Editor’s note: Writer Aaron Kerschner studies drama at the UW.
While most might associate “actors” and “drama” with the glitz and glamour of a Hollywood blockbuster, even the most acclaimed performers start out by studying the fundamentals of theater. The three minors now being offered by the School of Drama presents students an opportunity to get involved in the theatrical process without committing to the major.
As of summer 2019, undergraduates are able to pursue either acting, design for performance, or theatre studies minor. Each is comprised of 25 credits, all of which are VLPA credits, besides DRAMA 499. In preparation, the School of Drama has expanded its course offerings.
When asked about the purpose of their introduction, department academic counselor Eloise Boyle explained that the School of Drama wanted to provide students who have a tight schedule an opportunity to study theater arts.
“We know that many students who are passionate about theater can’t fit a double major into their time here at UW,” Boyle said. “Our minors offer additional areas of specialization — or a way to explore something new — to those students.”
Each minor focuses on engaging students in specific aspects of theater. The acting minor allows an individual to acquire or refine the skills of an actor. Design for performance develops proficiency in set, lighting, or costume design. Theatre studies focuses on theater history, criticism, and practice.
Although the practical applications of a minor can seem questionable at times, especially when its contents don’t necessarily seem complementary to, say, a biology degree, Boyle believes the experience gained can prove invaluable when submitting a competitive resume.
“Employers seek candidates who match the specific qualifications of a job,” Boyle said. “So what can make you stand out from the rest of the applicants? The additional skills gained through the pursuit of a minor can help in that.”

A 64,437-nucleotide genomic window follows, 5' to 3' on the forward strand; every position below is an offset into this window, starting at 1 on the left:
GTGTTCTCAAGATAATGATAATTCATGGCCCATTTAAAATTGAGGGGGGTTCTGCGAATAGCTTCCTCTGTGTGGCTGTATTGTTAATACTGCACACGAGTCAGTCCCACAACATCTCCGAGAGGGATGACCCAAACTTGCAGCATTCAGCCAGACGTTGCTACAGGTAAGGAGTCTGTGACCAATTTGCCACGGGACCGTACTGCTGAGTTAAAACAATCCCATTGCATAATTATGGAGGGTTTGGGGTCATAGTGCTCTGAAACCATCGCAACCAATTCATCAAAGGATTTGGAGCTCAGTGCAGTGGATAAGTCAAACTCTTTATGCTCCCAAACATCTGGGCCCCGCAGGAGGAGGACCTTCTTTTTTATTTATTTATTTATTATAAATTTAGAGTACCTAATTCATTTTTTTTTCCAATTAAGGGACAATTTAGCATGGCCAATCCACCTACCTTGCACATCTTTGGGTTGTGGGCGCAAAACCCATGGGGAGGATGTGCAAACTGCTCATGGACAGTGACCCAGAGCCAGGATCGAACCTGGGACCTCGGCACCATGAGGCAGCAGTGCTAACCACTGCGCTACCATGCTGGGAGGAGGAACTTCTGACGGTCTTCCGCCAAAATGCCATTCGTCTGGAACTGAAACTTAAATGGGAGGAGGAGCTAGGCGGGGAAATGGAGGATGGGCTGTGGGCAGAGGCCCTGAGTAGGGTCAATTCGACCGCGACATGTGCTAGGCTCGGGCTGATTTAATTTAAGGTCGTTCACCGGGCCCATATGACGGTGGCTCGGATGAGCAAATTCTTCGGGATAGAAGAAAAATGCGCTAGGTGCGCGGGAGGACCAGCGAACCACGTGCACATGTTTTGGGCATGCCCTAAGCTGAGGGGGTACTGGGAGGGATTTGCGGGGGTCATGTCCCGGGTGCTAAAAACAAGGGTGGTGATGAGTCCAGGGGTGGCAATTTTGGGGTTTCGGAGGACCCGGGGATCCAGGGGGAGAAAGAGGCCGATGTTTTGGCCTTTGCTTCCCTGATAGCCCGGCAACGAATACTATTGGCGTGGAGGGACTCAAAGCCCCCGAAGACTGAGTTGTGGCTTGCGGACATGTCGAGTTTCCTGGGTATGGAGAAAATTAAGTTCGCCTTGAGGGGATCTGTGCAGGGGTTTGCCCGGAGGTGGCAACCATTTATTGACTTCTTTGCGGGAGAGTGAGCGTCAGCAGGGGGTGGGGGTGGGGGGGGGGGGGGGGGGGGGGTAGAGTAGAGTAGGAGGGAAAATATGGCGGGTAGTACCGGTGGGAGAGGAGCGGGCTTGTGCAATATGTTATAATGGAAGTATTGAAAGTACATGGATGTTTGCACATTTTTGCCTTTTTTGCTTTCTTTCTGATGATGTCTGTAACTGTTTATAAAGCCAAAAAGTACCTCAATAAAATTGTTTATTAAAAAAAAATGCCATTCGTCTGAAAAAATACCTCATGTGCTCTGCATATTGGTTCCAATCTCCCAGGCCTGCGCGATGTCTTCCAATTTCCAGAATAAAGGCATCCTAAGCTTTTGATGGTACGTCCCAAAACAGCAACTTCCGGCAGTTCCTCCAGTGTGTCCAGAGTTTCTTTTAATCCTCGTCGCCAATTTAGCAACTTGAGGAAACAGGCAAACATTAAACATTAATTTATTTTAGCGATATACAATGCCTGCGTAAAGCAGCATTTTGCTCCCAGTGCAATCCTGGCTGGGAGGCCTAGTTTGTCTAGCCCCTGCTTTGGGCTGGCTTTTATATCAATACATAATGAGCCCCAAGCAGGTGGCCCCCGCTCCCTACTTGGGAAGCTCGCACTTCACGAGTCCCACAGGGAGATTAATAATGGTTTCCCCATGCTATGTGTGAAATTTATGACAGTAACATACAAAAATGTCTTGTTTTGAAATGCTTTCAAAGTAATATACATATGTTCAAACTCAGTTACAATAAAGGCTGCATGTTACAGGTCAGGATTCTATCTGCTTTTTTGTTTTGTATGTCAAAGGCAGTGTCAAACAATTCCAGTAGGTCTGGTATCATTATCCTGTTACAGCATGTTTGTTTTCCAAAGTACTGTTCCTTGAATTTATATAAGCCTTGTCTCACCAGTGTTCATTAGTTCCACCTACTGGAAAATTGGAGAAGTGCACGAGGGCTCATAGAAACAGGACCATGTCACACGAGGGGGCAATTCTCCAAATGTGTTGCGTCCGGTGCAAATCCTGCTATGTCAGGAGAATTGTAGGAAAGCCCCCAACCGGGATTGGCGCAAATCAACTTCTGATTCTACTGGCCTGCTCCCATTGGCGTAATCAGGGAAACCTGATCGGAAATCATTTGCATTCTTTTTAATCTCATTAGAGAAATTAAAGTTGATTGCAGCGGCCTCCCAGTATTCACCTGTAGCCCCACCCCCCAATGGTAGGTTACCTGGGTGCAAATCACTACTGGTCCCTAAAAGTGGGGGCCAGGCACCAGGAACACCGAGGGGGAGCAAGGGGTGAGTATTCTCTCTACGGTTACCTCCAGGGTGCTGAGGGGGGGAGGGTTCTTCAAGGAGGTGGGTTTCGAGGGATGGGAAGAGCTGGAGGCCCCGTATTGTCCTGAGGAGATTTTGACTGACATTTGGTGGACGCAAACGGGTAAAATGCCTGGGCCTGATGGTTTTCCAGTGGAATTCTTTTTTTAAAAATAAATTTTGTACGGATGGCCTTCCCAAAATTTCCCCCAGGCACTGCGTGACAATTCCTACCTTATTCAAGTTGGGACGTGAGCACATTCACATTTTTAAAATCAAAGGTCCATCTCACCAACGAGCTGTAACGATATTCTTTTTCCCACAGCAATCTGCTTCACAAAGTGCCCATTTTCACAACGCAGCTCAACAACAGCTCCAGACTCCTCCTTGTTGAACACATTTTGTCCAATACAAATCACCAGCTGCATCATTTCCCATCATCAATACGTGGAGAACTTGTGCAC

The validity of studying drama, like most liberal arts fields, often comes under scrutiny when compared to programs like STEM and business, but drama students do far more than prepare for a hopelessly small opportunity at fame. Theater arts training aids students in learning skills such as oral and written communication, critical thinking, the ability to work on a team, and adaptability, some of which might seem familiar to anyone who has ever looked at the desired characteristics section of a job application.
Erika Vetter, a second-year graduate student in the UW’s Professional Actor Training Program and undergraduate instructor, agrees that there’s more to acting than just acting.
“It goes beyond a stage and a performance,” Vetter says. “It involves a further understanding of humanity, presence, connection, creativity, and thinking outside the box.”
She also said that acting jobs are required outside the theater as well, such as during crisis intervention training drills.
Apart from looking at purely occupational and academic reasons to pick up a drama minor, there’s also a chance that one might just find it fulfilling, and, dare I say, enjoy the process.
“Much of theater is hard work, but it’s also fun and can bring you great joy in your time here at UW,” Boyle said. “In addition, when you study in the School of Drama you are part of a community that cares for you and about you and that is dedicated to helping you become your best self, personally and professionally.”
Reach writer Aaron Kerschner at email@example.com. Twitter: @Aaronkerschner
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